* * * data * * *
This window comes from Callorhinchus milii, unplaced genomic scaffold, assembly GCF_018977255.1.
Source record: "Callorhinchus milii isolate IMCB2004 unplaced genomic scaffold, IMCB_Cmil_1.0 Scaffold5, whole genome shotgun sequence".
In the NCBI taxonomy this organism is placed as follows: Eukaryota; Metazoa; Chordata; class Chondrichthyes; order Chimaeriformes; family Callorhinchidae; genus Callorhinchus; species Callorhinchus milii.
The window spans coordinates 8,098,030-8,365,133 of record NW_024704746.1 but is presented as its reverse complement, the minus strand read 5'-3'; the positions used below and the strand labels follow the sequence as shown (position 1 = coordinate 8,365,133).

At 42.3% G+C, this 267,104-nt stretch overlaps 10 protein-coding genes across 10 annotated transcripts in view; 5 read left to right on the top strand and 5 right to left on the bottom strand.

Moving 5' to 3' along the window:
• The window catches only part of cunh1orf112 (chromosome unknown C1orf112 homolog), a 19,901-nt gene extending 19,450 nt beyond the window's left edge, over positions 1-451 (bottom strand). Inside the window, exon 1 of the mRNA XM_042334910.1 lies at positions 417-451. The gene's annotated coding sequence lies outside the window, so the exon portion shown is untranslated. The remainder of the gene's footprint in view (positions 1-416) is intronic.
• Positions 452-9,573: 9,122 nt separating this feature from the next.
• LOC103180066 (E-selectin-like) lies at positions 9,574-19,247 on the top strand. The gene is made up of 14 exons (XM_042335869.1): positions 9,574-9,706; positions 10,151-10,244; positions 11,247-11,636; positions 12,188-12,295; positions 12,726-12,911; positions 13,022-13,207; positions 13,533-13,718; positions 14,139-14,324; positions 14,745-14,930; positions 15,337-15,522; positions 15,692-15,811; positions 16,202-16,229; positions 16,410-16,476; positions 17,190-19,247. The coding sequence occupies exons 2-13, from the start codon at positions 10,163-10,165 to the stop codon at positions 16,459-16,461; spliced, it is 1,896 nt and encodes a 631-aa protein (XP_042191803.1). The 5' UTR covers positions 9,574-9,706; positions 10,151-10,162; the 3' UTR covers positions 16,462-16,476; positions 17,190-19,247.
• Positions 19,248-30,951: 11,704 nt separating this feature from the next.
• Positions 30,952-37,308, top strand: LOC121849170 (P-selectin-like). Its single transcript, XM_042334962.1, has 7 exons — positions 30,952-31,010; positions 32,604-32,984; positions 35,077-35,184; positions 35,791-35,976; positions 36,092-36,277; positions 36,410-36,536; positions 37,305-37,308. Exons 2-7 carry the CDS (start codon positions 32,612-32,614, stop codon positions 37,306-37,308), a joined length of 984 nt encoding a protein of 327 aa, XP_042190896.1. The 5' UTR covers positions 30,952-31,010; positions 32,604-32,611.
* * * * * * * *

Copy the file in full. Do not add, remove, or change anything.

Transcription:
This window comes from Callorhinchus milii, unplaced genomic scaffold, assembly GCF_018977255.1.
Source record: "Callorhinchus milii isolate IMCB2004 unplaced genomic scaffold, IMCB_Cmil_1.0 Scaffold5, whole genome shotgun sequence".
In the NCBI taxonomy this organism is placed as follows: Eukaryota; Metazoa; Chordata; class Chondrichthyes; order Chimaeriformes; family Callorhinchidae; genus Callorhinchus; species Callorhinchus milii.
The window spans coordinates 8,098,030-8,365,133 of record NW_024704746.1 but is presented as its reverse complement, the minus strand read 5'-3'; the positions used below and the strand labels follow the sequence as shown (position 1 = coordinate 8,365,133).

At 42.3% G+C, this 267,104-nt stretch overlaps 10 protein-coding genes across 10 annotated transcripts in view; 5 read left to right on the top strand and 5 right to left on the bottom strand.

Moving 5' to 3' along the window:
• The window catches only part of cunh1orf112 (chromosome unknown C1orf112 homolog), a 19,901-nt gene extending 19,450 nt beyond the window's left edge, over positions 1-451 (bottom strand). Inside the window, exon 1 of the mRNA XM_042334910.1 lies at positions 417-451. The gene's annotated coding sequence lies outside the window, so the exon portion shown is untranslated. The remainder of the gene's footprint in view (positions 1-416) is intronic.
• Positions 452-9,573: 9,122 nt separating this feature from the next.
• LOC103180066 (E-selectin-like) lies at positions 9,574-19,247 on the top strand. The gene is made up of 14 exons (XM_042335869.1): positions 9,574-9,706; positions 10,151-10,244; positions 11,247-11,636; positions 12,188-12,295; positions 12,726-12,911; positions 13,022-13,207; positions 13,533-13,718; positions 14,139-14,324; positions 14,745-14,930; positions 15,337-15,522; positions 15,692-15,811; positions 16,202-16,229; positions 16,410-16,476; positions 17,190-19,247. The coding sequence occupies exons 2-13, from the start codon at positions 10,163-10,165 to the stop codon at positions 16,459-16,461; spliced, it is 1,896 nt and encodes a 631-aa protein (XP_042191803.1). The 5' UTR covers positions 9,574-9,706; positions 10,151-10,162; the 3' UTR covers positions 16,462-16,476; positions 17,190-19,247.
• Positions 19,248-30,951: 11,704 nt separating this feature from the next.
• Positions 30,952-37,308, top strand: LOC121849170 (P-selectin-like). Its single transcript, XM_042334962.1, has 7 exons — positions 30,952-31,010; positions 32,604-32,984; positions 35,077-35,184; positions 35,791-35,976; positions 36,092-36,277; positions 36,410-36,536; positions 37,305-37,308. Exons 2-7 carry the CDS (start codon positions 32,612-32,614, stop codon positions 37,306-37,308), a joined length of 984 nt encoding a protein of 327 aa, XP_042190896.1. The 5' UTR covers positions 30,952-31,010; positions 32,604-32,611.